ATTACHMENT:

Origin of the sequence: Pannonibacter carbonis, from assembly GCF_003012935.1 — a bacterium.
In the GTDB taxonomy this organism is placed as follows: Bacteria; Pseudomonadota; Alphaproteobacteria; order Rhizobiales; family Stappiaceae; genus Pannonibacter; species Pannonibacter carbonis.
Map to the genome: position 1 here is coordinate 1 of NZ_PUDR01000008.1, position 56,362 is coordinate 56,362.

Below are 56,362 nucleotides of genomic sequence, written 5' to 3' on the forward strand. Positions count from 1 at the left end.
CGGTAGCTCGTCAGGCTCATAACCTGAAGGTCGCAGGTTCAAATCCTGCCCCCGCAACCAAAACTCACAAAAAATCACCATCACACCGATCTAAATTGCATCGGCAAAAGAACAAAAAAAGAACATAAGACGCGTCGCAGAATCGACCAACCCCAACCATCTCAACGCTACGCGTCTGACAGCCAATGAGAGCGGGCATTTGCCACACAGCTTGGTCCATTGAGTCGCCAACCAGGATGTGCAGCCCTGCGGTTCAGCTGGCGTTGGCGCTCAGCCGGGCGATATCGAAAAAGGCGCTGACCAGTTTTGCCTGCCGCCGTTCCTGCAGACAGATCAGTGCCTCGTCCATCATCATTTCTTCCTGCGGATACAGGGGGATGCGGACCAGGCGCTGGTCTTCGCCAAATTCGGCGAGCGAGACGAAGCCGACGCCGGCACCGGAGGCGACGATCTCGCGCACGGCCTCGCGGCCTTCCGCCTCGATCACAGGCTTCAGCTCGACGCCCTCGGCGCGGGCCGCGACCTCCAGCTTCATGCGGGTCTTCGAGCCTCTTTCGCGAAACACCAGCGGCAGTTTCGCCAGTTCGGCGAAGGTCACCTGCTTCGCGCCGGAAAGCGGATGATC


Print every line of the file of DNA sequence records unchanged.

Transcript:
Origin of the sequence: Pannonibacter carbonis, from assembly GCF_003012935.1 — a bacterium.
In the GTDB taxonomy this organism is placed as follows: Bacteria; Pseudomonadota; Alphaproteobacteria; order Rhizobiales; family Stappiaceae; genus Pannonibacter; species Pannonibacter carbonis.
Map to the genome: position 1 here is coordinate 1 of NZ_PUDR01000008.1, position 56,362 is coordinate 56,362.

Below are 56,362 nucleotides of genomic sequence, written 5' to 3' on the forward strand. Positions count from 1 at the left end.
CGGTAGCTCGTCAGGCTCATAACCTGAAGGTCGCAGGTTCAAATCCTGCCCCCGCAACCAAAACTCACAAAAAATCACCATCACACCGATCTAAATTGCATCGGCAAAAGAACAAAAAAAGAACATAAGACGCGTCGCAGAATCGACCAACCCCAACCATCTCAACGCTACGCGTCTGACAGCCAATGAGAGCGGGCATTTGCCACACAGCTTGGTCCATTGAGTCGCCAACCAGGATGTGCAGCCCTGCGGTTCAGCTGGCGTTGGCGCTCAGCCGGGCGATATCGAAAAAGGCGCTGACCAGTTTTGCCTGCCGCCGTTCCTGCAGACAGATCAGTGCCTCGTCCATCATCATTTCTTCCTGCGGATACAGGGGGATGCGGACCAGGCGCTGGTCTTCGCCAAATTCGGCGAGCGAGACGAAGCCGACGCCGGCACCGGAGGCGACGATCTCGCGCACGGCCTCGCGGCCTTCCGCCTCGATCACAGGCTTCAGCTCGACGCCCTCGGCGCGGGCCGCGACCTCCAGCTTCATGCGGGTCTTCGAGCCTCTTTCGCGAAACACCAGCGGCAGTTTCGCCAGTTCGGCGAAGGTCACCTGCTTCGCGCCGGAAAGCGGATGATC